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Updated Mar. 23: The United States Geological Survey has reported that the mysterious booms that shook the town of Clintonville, Wis., were the result of a 1.5-magnitude earthquake. Although not a huge event, the earthquake caused a swarm of several small quakes in a short time. Paul Caruso, a geophysicist from the U.S. Geological Survey told the local Fox News affiliate that most people wouldn't normally feel a 1.5-magnitude earthquake, but that the rock in Wisconsin is very old and well consolidated, allowing residents to feel otherwise sensitive rumblings. via Fox11
From Mar. 22: The small town of Clintonville, Wis., can hardly be called a boom town -- until recently.
On the evening of Sunday, March 18, five loud, mysterious booms thundered through the town at approximately two-hour intervals starting at around 8 p.m. They occurred again the following night, and, much to the sleepless residents' relief, finally stopped Tuesday night. The town thought it was over, but then it started again Wednesday night.
Police, after receiving nearly 100 concerned calls about the sounds, investigated and found nothing. There were no known gas or sewer explosions, no landslides. It was not a military exercise, nor mining explosions. Some think it might be related to sonic booms, groundwater, or earth settling -- though no earthquakes have been recorded.
Some thought it might be a clandestine meth house exploding -- at least the first time, probably not over and over again. Others suspect pranksters with powerful fireworks or dynamite.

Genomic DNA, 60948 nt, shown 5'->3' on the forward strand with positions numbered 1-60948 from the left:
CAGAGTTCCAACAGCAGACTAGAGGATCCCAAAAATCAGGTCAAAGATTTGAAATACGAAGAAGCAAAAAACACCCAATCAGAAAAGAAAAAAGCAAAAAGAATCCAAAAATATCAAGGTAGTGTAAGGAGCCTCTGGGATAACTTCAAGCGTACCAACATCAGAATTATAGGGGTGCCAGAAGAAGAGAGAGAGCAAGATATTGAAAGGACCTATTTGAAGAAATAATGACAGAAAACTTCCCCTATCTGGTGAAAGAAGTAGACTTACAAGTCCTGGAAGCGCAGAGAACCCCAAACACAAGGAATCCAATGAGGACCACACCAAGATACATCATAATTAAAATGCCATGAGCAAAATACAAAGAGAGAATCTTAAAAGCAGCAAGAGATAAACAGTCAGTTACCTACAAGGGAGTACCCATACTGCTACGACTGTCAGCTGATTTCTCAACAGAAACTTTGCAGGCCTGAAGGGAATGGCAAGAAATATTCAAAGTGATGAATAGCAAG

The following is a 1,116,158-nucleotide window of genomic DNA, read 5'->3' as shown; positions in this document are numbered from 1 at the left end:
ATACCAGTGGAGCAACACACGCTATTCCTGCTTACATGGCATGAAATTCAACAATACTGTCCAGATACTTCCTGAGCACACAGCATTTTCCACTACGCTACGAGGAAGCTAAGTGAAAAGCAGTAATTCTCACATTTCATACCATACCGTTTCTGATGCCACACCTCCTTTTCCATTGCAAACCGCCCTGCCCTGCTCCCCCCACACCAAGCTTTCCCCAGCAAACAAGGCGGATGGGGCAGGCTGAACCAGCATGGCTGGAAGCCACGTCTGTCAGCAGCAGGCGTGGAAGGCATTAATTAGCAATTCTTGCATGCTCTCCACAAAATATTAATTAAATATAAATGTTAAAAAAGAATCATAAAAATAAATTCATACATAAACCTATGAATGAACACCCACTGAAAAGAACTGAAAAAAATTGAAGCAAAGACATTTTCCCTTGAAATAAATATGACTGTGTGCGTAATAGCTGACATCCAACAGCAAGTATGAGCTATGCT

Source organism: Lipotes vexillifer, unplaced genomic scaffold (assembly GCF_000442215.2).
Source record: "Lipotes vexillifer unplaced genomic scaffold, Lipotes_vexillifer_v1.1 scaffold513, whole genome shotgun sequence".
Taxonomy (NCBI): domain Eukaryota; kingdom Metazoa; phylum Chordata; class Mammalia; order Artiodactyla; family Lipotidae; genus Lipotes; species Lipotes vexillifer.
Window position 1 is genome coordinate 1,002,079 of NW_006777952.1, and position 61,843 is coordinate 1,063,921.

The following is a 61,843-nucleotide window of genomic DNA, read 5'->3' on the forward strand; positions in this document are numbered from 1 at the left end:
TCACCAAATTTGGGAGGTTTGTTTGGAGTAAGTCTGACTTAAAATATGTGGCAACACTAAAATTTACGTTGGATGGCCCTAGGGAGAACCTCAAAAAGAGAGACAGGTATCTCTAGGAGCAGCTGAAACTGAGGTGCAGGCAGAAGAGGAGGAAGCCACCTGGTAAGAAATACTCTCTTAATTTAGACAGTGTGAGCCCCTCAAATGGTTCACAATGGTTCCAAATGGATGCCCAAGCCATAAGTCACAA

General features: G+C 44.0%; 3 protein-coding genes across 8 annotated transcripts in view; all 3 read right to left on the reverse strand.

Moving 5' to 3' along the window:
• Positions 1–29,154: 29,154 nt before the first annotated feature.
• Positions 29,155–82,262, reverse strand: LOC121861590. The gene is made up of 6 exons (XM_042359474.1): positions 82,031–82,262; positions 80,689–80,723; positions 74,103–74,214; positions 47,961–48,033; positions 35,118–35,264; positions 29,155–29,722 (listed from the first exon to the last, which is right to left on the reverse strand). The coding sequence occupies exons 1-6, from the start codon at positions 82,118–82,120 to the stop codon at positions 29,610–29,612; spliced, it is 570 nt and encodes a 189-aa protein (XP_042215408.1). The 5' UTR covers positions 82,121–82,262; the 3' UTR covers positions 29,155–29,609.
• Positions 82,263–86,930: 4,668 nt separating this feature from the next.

Authorities have assured the town that they will continue to search for the source of the booms, though residents are frustrated at the lack of progress. In theory, it should not be difficult for well-equipped technicians to locate the source of a loud boom. After all, you just listen for the sound and go in the direction you hear it, right?
Not so fast. We know from physics that sound travels in waves, and identifying the source of a sound can be very difficult in urban areas where concrete, glass, and buildings can reflect, change, and amplify sound waves.
Those nearest the sound will, in theory, hear it the loudest. However there are confounding factors; for example people farther away may hear it more loudly than people living closer but who have large buildings in between them and the source of the sound that dampen the volume.
Furthermore, without some objective measure of how loud the sound is, witnesses may have difficultly describing variation in volume: was it "loud" or "really loud?" (To most people awakened in their beds very early in the morning by the boom, the most likely response would be an annoyed "too damn loud.")
The first step to locating the source of the sounds would be to place a dozen or more carefully calibrated audio recorders on a grid system throughout (and surrounding) the town. The next time a mysterious boom is recorded, scientists can collect data from all the recorders, determine which microphones recorded the highest volume, and triangulate the location from that information.
It won't conclusively identify the sounds, but will (literally) point them in the right direction.
Even as far as mysterious sounds go, the Clintonville booms are unusual. The vast majority of unexplained sounds are faint, ambiguous, and transitory. For example there's the Taos Hum, a low-frequency rumble heard by some residents in Taos, N.M. since the early 1990s. Not everyone hears it, but those who do variously describe it as sounding like a running refrigerator or a buzzing bee.
In some cases, videos of supposed "mystery noises" have been revealed as hoaxes.
The mystery continues, but for Clintonville residents the answer can't come soon enough.